The Biblical plague of ants, around 50 miles wide, was picked up by the Met Office’s weather radar over Kent and Sussex. A smaller swarm was seen over London.
Tweeting a video of the swarm, the Met Office said: “It’s not raining in London, Kent or Sussex but our radar says otherwise…
“The radar is actually kicking up a swarm of #flyingants across the southeast.
“During the summer ants can take to the skies in a mass emergence usually on warm, humid and windless days #flyingantday.”
A spokesman for the weather service suggested there were likely to be “thousands” of ants within the swarm.
He said: “It’s not unusual for larger swarms to be picked up.
“A similar thing happened almost exactly a year ago on flying ant day.
“On days like today, when it is sunny, the radar detects the swarm but we are able to see they are not the same shape as water droplets, and in fact look more insect-like.”
The annual emergence of the flying ants occurs when male and new queens leave the nest to mate.
However, a male ant dies as soon as it has successfully mated, after which the female ant will then chew off her own wings before nesting.
While flying ants can be irritating when they descend in their masses, the creatures do not pose much danger to people in the UK.
The ants are actually good for the environment, helping to aerate soil and provide food resources for birds such as seagulls.
But for those hoping for a nice picnic or barbecue this week, the good news is flying ants will start to disappear within the next few days.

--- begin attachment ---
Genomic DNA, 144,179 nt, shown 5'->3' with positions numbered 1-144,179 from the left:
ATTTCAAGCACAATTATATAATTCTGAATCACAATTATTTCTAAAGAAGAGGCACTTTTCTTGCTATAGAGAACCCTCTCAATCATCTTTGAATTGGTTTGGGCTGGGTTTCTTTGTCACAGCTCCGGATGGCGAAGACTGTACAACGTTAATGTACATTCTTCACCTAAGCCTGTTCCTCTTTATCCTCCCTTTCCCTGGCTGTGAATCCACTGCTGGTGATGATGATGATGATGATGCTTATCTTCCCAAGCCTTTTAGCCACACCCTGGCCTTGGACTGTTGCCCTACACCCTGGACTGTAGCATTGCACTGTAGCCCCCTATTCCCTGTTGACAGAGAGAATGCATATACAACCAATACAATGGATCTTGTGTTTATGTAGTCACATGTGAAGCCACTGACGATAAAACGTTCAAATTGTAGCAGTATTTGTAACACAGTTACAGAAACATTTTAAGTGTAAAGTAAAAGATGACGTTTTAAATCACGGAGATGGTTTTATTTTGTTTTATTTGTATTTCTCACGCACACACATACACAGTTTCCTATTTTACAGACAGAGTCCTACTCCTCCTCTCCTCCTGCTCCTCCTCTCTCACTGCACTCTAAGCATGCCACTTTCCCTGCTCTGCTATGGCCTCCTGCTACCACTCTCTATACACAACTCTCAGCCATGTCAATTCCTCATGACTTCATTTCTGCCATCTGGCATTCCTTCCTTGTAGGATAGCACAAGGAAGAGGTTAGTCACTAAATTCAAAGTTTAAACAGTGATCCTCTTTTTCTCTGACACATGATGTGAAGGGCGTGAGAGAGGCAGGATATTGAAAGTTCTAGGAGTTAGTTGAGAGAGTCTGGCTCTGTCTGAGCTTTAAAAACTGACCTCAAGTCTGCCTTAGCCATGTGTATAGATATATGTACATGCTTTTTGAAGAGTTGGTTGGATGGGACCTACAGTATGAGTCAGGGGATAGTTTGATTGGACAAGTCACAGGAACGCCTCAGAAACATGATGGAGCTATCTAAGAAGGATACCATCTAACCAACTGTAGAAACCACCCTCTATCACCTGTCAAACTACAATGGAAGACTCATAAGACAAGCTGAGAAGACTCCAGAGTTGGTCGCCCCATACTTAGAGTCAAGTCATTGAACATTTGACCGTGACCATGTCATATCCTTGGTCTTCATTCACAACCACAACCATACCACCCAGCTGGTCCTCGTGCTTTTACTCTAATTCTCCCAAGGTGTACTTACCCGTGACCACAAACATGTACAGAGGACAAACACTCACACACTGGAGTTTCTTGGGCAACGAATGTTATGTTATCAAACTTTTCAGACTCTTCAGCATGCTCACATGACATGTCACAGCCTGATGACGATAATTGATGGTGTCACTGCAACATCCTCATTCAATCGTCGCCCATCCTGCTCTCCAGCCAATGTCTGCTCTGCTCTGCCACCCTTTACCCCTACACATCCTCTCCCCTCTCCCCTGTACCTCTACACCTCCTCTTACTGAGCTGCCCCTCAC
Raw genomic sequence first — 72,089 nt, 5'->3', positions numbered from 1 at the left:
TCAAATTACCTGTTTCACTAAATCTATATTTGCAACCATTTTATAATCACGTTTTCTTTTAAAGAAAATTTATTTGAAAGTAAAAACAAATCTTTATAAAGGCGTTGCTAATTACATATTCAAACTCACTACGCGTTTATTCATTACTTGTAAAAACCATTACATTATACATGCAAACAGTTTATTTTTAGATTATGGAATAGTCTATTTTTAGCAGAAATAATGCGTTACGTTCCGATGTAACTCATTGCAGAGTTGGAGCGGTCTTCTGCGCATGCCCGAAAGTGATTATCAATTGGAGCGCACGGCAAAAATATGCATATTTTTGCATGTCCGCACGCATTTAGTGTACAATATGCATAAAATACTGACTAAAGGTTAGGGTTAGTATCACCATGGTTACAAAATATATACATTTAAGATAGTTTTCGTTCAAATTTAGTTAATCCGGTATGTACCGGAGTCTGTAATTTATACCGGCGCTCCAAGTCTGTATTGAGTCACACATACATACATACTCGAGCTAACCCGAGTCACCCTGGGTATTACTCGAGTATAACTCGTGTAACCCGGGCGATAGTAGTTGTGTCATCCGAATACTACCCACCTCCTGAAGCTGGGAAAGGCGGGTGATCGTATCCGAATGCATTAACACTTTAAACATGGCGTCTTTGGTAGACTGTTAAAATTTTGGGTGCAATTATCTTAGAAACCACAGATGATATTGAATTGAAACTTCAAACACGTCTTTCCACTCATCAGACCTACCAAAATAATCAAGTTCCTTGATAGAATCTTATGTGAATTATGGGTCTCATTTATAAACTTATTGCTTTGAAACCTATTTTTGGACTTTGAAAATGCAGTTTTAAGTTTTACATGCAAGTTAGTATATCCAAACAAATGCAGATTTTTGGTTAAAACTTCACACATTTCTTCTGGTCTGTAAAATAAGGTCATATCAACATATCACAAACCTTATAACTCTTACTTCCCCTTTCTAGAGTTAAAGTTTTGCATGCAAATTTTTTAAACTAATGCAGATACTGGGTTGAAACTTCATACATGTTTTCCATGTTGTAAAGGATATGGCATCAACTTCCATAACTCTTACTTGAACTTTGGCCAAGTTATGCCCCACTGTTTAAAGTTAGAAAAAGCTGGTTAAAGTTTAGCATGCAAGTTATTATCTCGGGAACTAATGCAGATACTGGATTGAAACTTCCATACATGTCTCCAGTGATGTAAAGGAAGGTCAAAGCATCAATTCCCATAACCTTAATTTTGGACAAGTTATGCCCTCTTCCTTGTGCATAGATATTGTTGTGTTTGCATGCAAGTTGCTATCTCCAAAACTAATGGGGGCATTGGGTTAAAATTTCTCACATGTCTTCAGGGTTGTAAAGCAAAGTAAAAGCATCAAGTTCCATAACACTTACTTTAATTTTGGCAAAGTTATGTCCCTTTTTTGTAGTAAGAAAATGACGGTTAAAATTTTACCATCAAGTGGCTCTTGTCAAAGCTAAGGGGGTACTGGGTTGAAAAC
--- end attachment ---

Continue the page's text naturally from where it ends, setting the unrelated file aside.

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According to the Royal Society of Biology, there is no one set flying ant day but instead around 96 percent of days between June and September will see the bugs.
Many saw the humour of a Biblical swarm of bugs being spotted in England.
One tweeted: “Met Office is reporting that a swarm of flying ants is being picked up on radar over London, Kent and Sussex. So 2020.”
Another giant swarm of flying ants were spotted on satellite weather radars on Sunday, which is officially deemed Flying Ant Day.
This is due to the sheer number of sightings and much like today, parts of southern and eastern England were inundated with the bugs.
Every year flyings ant swarms are caused by the weather reaching optimum temperatures, which prompts flying ants to leave their nests in search of a mate from another ant colony.
Good Morning Britain meteorologist Laura Tobin explained how millions of flying ants were picked up on the weather radar.
Ms Tobin explained how weather radars send signals out, and when it hits a raindrop it indicates there is rainfall in the affected area.
However, on Sunday, the radar signals hit a flurry of flying ants in different regions across the UK, mistaking the ants for rainfall.
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